Present Moment Contentment

Present Moment Contentment

Discussion date: Thu, Sep 03, 2015 at our weekly Thursday evening practice

Dear Still Water Friends,

Just about every January, I find myself making grand plans for the coming year. I’m typically feeling confined due to winter weather and the lull in activities that always occurs after the rush of the holiday season. The new year has dawned and I’ve got lots of pent-up energy. Inevitably, I end up daydreaming about the months to come, often while sitting in front of my computer. Before I know it, I’ve reserved concert tickets, camping cabins, summer vacations, and Buddhist retreats. The calendar is suddenly all filled up before the year has really begun.

Now, 8 months later, the children are going back to school. The summer is nearly over and we are transitioning into autumn. As often happens, I’m reflecting on how quickly the year has gone by and how full the weeks have felt. At times, I must admit, too full. Back in January when I was making all those grand plans, I forgot that some opportunities manifest without any advance planning at all, and if the calendar is already all filled up, there’s no space for those to occur. I forgot that sometimes work and sickness intervene and make plans impossible to carry out. I also forgot that the intrinsic beauty of spring and summer doesn’t require tickets or reservations – but it does need time to notice and appreciate. While I’ve enjoyed everything we’ve done over the last 8 months, I find myself wanting next year to trust more and plan less, allowing a bit more spontaneity and present moment contentment to arise.

In the book Living in the Light of Death: on the art of being truly alive, Larry Rosenberg writes:

Our mind is constantly calculating. We want to get from A to B or, if we are really ambitious, A to Z. This practice is about getting from A to A. It takes an expansive approach to the present moment, experiencing the full range of what is happening.

We tend to think of the present moment as a means to some end. If I just do this in moment A, I think, I will be happy in moment B. But in this practice every moment is a means and an end. The point of moment A is just moment A. There is no moment B in which you will be more fulfilled than in moment A. Every moment is absolute truth.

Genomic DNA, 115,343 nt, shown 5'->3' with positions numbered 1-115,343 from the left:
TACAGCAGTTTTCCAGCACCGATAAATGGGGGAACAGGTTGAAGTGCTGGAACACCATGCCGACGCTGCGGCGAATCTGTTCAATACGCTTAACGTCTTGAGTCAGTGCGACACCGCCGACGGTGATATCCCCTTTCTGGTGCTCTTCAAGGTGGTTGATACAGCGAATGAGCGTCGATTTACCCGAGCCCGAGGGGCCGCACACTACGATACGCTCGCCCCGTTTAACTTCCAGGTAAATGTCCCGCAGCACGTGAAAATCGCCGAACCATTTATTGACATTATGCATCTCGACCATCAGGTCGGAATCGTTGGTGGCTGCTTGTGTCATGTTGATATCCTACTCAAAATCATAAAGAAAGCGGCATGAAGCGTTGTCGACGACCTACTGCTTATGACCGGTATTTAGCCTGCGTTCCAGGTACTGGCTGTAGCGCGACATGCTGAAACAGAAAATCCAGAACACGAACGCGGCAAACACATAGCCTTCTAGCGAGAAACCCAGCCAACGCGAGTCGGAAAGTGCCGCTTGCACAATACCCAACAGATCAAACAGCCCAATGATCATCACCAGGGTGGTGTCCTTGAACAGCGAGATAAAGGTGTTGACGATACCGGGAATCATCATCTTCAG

The Buddha’s teaching is about awakening, or liberation, and that sounds like a goal. But the only way to get there is fully to be where you are, absolutely present in this moment.

This Thursday in our Dharma sharing, we’ll talk together about our experiences of maintaining present moment awareness as an end unto itself. How do we let that awareness permeate our lives so that it really becomes present moment contentment?

In addition, you are invited to join us this Thursday for a brief newcomer’s orientation to mindfulness practice and the Still Water community. The orientation will begin at 6:30 pm and participants are encouraged to stay for the evening program. If you would like to attend the orientation, it is helpful if you let us know by emailing us at info@StillWaterMPC.org.

Maitri,

Michelle Johnson-Weider

Mind Wanting More

Only a beige slat of sun

above the horizon, like a shade pulled

not quite down. Otherwise,

clouds. Sea rippled here and

there. Birds reluctant to fly.

The mind wants a shaft of sun to

stir the grey porridge of clouds,

an osprey to stitch sea to sky

with its barred wings, some dramatic

music: a symphony, perhaps

a Chinese gong.

But the mind always

wants more than it has —

one more bright day of sun,

one more clear night in bed

with the moon; one more hour

to get the words right; one

more chance for the heart in hiding

to emerge from its thicket

in dried grasses — as if this quiet day

with its tentative light weren’t enough,

as if joy weren’t strewn all around.

~ Holly Hughes

in: Dharma Topics
Discussion Date: Thu, Sep 03, 2015


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